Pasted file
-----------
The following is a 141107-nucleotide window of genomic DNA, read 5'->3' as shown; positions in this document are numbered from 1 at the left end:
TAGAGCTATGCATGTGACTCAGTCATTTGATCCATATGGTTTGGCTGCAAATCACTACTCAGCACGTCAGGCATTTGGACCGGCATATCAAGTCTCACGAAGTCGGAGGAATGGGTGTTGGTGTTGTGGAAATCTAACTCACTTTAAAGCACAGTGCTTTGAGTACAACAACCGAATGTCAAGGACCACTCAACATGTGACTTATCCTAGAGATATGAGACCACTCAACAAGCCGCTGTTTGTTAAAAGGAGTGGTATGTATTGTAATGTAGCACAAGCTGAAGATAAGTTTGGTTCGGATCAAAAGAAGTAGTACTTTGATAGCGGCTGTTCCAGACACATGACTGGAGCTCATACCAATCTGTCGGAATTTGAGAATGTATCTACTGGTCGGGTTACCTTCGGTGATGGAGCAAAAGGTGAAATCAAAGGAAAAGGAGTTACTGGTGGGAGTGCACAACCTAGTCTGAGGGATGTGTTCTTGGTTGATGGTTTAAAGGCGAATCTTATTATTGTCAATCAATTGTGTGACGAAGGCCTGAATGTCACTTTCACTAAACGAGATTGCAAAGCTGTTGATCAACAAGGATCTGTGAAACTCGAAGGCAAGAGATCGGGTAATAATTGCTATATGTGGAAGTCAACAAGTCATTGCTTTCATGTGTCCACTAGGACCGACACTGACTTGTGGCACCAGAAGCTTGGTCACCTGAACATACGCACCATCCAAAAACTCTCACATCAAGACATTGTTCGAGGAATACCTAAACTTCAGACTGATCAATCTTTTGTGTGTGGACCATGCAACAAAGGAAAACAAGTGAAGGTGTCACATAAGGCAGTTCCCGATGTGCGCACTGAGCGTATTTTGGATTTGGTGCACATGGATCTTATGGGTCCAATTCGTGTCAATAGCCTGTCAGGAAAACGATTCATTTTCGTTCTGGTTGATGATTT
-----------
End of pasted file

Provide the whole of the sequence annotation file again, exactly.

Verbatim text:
The following is a 141107-nucleotide window of genomic DNA, read 5'->3' as shown; positions in this document are numbered from 1 at the left end:
TAGAGCTATGCATGTGACTCAGTCATTTGATCCATATGGTTTGGCTGCAAATCACTACTCAGCACGTCAGGCATTTGGACCGGCATATCAAGTCTCACGAAGTCGGAGGAATGGGTGTTGGTGTTGTGGAAATCTAACTCACTTTAAAGCACAGTGCTTTGAGTACAACAACCGAATGTCAAGGACCACTCAACATGTGACTTATCCTAGAGATATGAGACCACTCAACAAGCCGCTGTTTGTTAAAAGGAGTGGTATGTATTGTAATGTAGCACAAGCTGAAGATAAGTTTGGTTCGGATCAAAAGAAGTAGTACTTTGATAGCGGCTGTTCCAGACACATGACTGGAGCTCATACCAATCTGTCGGAATTTGAGAATGTATCTACTGGTCGGGTTACCTTCGGTGATGGAGCAAAAGGTGAAATCAAAGGAAAAGGAGTTACTGGTGGGAGTGCACAACCTAGTCTGAGGGATGTGTTCTTGGTTGATGGTTTAAAGGCGAATCTTATTATTGTCAATCAATTGTGTGACGAAGGCCTGAATGTCACTTTCACTAAACGAGATTGCAAAGCTGTTGATCAACAAGGATCTGTGAAACTCGAAGGCAAGAGATCGGGTAATAATTGCTATATGTGGAAGTCAACAAGTCATTGCTTTCATGTGTCCACTAGGACCGACACTGACTTGTGGCACCAGAAGCTTGGTCACCTGAACATACGCACCATCCAAAAACTCTCACATCAAGACATTGTTCGAGGAATACCTAAACTTCAGACTGATCAATCTTTTGTGTGTGGACCATGCAACAAAGGAAAACAAGTGAAGGTGTCACATAAGGCAGTTCCCGATGTGCGCACTGAGCGTATTTTGGATTTGGTGCACATGGATCTTATGGGTCCAATTCGTGTCAATAGCCTGTCAGGAAAACGATTCATTTTCGTTCTGGTTGATGATTT